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Are Your Money-Saving Habits Costing You Big?

Everybody likes saving money but how you go about it can make a big difference in how quickly those extra pennies pile up. Clipping coupons and slashing your budget down to the bare bones can certainly help you grow your cash cushion but there are some savings habits that may leave you feeling shortchanged. If you’ve employed any of these tricks to try and save a few extra bucks, you could actually be costing yourself money in the long run.

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Buying Something Because it’s On Sale

Buying things on sale is a great way to get a discount but a habit of buying things you don’t really need just because they’re marked down is a surefire way to end up with less cash in your pocket.

Even though something may seem like it’s too good of a deal to pass up, you need to ask yourself whether you’d be buying that thing if it wasn’t on sale. If the answer is no, then chances are you really don’t need it in the first place.

Spending More to Get a Discount

One of the ways that retailers draw in customers is by advertising specials or deals that give you a price cut for spending a certain amount. For instance, you may qualify for free shipping if you spend $50 a more or get a 15% off on purchases over a certain dollar amount.

Taking advantage of these offers is a great way to save money but only if you were planning on spending that much in the first place. If you have a habit of loading up your shopping cart with stuff you don’t really need just to qualify for a discount, you’re not actually saving anything at all.

Using Store Cards for a Discount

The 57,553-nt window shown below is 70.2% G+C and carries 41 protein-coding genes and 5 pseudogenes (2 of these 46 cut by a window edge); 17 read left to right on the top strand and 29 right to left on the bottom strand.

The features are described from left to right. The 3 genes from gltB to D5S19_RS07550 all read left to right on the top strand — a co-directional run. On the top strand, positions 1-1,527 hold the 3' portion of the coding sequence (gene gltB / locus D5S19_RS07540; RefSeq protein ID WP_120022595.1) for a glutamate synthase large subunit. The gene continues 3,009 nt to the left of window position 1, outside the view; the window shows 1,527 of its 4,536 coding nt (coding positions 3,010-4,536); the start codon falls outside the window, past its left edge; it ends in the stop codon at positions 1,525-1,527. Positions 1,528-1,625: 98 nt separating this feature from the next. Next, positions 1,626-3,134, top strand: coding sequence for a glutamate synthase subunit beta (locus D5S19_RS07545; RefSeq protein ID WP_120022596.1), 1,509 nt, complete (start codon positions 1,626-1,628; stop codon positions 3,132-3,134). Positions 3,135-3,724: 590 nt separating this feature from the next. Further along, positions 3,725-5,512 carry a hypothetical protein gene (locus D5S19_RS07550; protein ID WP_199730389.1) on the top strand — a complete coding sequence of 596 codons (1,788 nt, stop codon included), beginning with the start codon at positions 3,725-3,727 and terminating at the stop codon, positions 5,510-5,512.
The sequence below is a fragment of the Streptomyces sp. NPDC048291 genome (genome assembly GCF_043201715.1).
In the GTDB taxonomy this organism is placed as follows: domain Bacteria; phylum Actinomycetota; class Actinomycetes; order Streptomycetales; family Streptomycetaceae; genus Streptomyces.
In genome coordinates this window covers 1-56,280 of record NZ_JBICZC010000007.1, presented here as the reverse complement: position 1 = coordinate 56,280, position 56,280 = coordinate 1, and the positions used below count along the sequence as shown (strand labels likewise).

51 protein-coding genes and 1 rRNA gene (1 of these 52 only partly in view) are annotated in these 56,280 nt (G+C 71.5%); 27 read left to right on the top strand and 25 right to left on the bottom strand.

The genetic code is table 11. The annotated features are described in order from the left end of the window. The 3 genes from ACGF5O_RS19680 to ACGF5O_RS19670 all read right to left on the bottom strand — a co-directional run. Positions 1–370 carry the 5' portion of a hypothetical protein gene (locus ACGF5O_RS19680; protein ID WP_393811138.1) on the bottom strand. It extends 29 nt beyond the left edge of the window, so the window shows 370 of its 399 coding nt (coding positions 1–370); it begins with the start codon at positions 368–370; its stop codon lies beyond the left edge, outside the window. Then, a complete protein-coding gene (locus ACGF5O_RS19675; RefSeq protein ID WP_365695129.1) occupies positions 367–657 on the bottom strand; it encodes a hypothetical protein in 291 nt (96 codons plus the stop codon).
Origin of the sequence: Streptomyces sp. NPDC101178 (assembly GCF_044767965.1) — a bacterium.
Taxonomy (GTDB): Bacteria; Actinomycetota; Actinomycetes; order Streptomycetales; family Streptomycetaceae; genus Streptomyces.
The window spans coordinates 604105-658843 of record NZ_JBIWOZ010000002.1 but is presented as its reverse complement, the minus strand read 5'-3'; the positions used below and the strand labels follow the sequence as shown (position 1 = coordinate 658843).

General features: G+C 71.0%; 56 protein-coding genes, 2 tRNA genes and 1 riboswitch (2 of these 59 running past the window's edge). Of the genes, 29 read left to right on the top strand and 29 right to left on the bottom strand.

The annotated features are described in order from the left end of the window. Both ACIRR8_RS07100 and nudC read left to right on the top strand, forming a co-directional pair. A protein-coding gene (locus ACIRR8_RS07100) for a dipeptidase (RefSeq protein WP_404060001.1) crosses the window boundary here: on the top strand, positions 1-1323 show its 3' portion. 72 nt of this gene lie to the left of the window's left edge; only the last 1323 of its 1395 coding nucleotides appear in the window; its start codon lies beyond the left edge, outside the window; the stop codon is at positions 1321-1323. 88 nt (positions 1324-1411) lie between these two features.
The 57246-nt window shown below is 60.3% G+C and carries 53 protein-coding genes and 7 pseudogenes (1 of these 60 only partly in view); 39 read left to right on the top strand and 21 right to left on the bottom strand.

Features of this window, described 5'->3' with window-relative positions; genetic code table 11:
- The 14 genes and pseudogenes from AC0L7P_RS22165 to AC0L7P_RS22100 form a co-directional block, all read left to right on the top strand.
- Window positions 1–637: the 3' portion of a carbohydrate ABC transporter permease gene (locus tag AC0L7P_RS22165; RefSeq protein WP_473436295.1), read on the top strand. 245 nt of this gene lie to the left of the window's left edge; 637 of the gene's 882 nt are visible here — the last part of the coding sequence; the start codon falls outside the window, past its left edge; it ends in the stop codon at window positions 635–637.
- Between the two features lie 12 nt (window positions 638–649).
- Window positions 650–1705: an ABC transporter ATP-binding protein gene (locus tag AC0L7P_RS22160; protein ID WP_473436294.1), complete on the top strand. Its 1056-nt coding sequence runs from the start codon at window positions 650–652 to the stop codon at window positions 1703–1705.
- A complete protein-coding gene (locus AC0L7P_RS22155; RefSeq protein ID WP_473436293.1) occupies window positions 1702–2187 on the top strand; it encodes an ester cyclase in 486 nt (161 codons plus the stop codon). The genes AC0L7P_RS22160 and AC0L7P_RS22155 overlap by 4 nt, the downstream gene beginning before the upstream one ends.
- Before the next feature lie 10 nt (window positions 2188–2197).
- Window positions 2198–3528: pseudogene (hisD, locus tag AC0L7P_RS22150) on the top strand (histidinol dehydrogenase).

Just about every major retailer these days offers its own store credit card but buyers should beware before signing up for one. Opening a store credit account to get ten or twenty percent off your initial purchase may seem like a no-brainer but it could turn out to be a costly move.

These types of cards tend to have much higher interest rates than other types of credit cards, which means if you’re carrying a balance you’ll likely end up paying more for the items in the long run even with the discount. If you’ll only be using the card once for a major purchase and paying it off in full then you can save money using this method. Otherwise, it’s better to steer clear of store credit cards altogether.

Paying for Coupons

Sites like Groupon and LivingSocial are magnets for shoppers who are looking for a deal but if you’re not careful, you may end up getting less than what you bargained for. Deals are typically time-sensitive, so if you don’t use that coupon before the deadline you’re essentially throwing money away.

When you’re cruising coupon and deal sites, you need to make a habit of reading the guidelines carefully before you make a purchase. You should also avoid the temptation to snag deals on products or services if you’re not 100% sure you’re going to use them.

Buying on the Cheap

More often than not, the old adage of “you get what you pay for” proves to be true. If you have a habit of trying to save money by buying the cheapest things possible, you may find yourself replacing those items faster than if you had just invested in higher-quality goods to begin with.

When you’re shopping on a tight budget, you may need to pick and choose carefully those items that you’re willing to pay more for and those that you can afford to spend less on. Bargain bin purchases may seem like a great find but they could cost you two or even three times as much in the long run.

Saving money is a marathon not a sprint and the more diligent you are, the faster you’ll see your dollars and cents start to grow. The next time you come across an opportunity to save, you need to make sure that you’re getting the most bang for your buck in terms of the effort and expense involved.

Photo Credit: flickr

Rebecca Lake Rebecca Lake is a retirement, investing and estate planning expert who has been writing about personal finance for a decade. Her expertise in the finance niche also extends to home buying, credit cards, banking and small business. She's worked directly with several major financial and insurance brands, including Citibank, Discover and AIG and her writing has appeared online at U.S. News and World Report, and Investopedia. Rebecca is a graduate of the University of South Carolina and she also attended Charleston Southern University as a graduate student. Originally from central Virginia, she now lives on the North Carolina coast along with her two children.
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